And then suddenly she’s indifferent towards him, and I did not see any discernible reason as to why. Feelings don’t just randomly change, so I would have liked to have some more explanation or exploration of why Minnow’s feelings towards Jude changed so suddenly and drastically.

The third and final reason is the ending. God, how I despise open endings, and this was about as open as they come. I felt a little gypped, if I am completely honest. I had read several hundred pages of this girl’s journey, only to have no idea how it turned out after all.

Okay scrap the numbered reasons, because there are more than three things that annoyed me.

Another was the fact that when Minnow was introduced to her cellmate, the guard was pretty much: she’s a bitch and she hates everyone. And then suddenly Minnow and Angel (the cellmate) are best friends, and Angel is protective of Minnow, and does super nice things for her. I was side eyeing the shit outta that relationship the entire time I read the book.

Minnow was raised amongst hellish violence. I mean she had her hands cut off for crying out loud. And then the minute she escapes from the cult – which is presumably because she doesn’t want that life – she nearly kills a boy by bashing him to the point of death. Uhm. Okay. So you’re against the violence, and it has scarred you both physically and emotionally, and the first thing – literally the FIRST THING – you do is nearly kill a boy because he looks like the lies your prophet told you? What the actual hell? That makes no sense whatsoever.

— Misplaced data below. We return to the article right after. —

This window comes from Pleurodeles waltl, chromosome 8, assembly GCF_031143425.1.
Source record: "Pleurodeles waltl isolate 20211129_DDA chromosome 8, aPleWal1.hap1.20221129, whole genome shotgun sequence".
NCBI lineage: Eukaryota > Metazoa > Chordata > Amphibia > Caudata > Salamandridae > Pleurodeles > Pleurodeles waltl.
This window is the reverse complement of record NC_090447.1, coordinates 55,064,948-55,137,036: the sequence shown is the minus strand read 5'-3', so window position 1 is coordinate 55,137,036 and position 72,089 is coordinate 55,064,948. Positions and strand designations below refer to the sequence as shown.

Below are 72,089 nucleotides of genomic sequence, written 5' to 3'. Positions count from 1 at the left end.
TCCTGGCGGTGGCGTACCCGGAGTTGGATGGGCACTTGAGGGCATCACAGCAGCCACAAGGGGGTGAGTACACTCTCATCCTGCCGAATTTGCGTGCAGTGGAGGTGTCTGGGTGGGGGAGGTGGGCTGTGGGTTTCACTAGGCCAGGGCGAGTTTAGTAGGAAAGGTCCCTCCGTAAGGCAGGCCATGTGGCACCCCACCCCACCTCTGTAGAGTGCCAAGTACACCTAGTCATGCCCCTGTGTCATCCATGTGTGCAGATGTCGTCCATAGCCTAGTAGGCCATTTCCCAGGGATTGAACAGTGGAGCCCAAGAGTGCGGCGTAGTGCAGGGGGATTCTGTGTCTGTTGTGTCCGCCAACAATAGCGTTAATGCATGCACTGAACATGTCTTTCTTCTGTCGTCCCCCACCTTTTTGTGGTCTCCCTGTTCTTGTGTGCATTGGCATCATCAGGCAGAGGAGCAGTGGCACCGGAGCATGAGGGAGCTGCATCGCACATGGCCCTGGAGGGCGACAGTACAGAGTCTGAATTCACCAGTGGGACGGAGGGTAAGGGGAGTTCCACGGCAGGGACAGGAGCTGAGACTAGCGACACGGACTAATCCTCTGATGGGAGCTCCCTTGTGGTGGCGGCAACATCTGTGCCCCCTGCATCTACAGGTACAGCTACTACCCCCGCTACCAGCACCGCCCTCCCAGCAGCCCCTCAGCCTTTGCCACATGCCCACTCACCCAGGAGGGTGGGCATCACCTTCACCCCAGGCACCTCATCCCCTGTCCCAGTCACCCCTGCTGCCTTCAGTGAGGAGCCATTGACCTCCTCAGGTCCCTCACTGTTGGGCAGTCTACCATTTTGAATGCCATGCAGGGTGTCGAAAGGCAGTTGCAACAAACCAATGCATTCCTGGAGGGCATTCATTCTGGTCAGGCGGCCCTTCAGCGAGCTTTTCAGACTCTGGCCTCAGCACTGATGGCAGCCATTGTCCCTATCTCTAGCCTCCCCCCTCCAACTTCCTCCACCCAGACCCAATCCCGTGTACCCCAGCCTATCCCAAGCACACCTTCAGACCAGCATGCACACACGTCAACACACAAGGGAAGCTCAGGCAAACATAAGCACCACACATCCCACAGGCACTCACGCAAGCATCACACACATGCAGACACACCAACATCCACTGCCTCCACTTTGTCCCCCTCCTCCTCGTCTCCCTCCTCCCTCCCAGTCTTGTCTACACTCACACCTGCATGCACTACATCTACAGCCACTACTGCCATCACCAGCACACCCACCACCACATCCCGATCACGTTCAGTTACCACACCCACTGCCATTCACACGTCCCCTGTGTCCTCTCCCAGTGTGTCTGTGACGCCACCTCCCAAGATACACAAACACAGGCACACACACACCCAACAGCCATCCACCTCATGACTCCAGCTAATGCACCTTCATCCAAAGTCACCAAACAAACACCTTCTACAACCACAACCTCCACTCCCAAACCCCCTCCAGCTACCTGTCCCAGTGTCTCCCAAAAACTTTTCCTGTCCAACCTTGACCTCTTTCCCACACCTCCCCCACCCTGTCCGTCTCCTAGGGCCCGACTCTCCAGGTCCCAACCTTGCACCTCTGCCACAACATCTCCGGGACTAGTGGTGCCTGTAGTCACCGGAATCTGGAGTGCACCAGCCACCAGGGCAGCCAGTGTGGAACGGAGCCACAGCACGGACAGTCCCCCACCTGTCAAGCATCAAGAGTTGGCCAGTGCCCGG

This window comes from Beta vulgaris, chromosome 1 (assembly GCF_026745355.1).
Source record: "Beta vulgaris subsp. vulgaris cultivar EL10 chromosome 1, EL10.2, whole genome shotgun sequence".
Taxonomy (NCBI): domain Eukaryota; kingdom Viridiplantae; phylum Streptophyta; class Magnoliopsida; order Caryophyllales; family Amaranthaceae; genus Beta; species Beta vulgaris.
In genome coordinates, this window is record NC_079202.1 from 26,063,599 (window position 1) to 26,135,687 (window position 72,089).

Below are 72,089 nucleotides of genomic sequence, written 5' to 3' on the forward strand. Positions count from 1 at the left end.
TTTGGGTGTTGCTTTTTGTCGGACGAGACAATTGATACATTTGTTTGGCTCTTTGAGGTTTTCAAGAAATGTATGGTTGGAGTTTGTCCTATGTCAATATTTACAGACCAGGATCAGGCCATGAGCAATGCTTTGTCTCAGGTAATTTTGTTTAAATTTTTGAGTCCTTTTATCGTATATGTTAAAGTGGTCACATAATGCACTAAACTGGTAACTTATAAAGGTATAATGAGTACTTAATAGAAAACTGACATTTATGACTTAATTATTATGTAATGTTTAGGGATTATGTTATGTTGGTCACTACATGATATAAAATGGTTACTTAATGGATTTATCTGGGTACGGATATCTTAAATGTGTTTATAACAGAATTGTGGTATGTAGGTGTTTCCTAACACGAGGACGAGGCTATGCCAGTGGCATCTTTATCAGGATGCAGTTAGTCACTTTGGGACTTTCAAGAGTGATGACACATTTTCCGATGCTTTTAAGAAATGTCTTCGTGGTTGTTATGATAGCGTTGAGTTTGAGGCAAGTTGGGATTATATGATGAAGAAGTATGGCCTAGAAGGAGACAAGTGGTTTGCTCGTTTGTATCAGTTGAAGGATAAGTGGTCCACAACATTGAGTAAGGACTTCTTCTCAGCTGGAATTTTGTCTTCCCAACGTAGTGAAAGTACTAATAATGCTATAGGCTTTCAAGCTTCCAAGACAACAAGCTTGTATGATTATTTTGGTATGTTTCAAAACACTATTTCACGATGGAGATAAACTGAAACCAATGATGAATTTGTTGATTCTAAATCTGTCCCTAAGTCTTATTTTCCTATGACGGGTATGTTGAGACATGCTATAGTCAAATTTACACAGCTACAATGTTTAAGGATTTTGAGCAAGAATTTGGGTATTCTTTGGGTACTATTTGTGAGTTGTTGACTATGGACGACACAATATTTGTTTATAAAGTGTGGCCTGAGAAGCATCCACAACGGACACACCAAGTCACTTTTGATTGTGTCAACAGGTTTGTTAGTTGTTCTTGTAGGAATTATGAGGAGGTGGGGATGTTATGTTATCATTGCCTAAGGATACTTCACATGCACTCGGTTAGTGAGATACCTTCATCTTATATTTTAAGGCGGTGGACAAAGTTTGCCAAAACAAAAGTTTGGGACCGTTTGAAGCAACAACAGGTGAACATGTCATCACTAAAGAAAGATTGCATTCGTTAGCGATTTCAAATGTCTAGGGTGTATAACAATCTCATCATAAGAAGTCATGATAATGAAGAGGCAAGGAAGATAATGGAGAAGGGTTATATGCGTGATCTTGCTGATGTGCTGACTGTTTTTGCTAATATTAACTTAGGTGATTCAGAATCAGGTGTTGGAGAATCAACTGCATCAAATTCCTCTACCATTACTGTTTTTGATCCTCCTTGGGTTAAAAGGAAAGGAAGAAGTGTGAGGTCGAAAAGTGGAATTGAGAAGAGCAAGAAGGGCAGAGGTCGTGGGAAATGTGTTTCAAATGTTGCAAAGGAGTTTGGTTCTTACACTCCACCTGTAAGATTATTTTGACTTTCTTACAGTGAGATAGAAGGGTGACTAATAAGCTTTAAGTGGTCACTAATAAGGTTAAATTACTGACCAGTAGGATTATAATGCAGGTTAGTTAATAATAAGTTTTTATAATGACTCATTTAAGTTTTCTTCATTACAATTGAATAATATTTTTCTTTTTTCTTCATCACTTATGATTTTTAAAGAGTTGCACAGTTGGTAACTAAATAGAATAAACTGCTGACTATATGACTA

I did like, however, the fact that I have never seen a story like this before. The author’s writing style was also really easy to engage with, and read for a long time without needing a break. I thought that the gory parts were written exceptionally well, and I was even cringing at some of the descriptions.

I can definitely understand why a lot for people have loved this book, but I just couldn’t fall for it in the same way.

(Also, why the hell are there hands on the cover? If that is supposed to be the prophet’s book … Minnow never held it when she had hands, so this cover makes no sense at all.)

© 2014, Chiara @ Books for a Delicate Eternity. All rights reserved.

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Posted on: June 27, 2015 • By: Chiara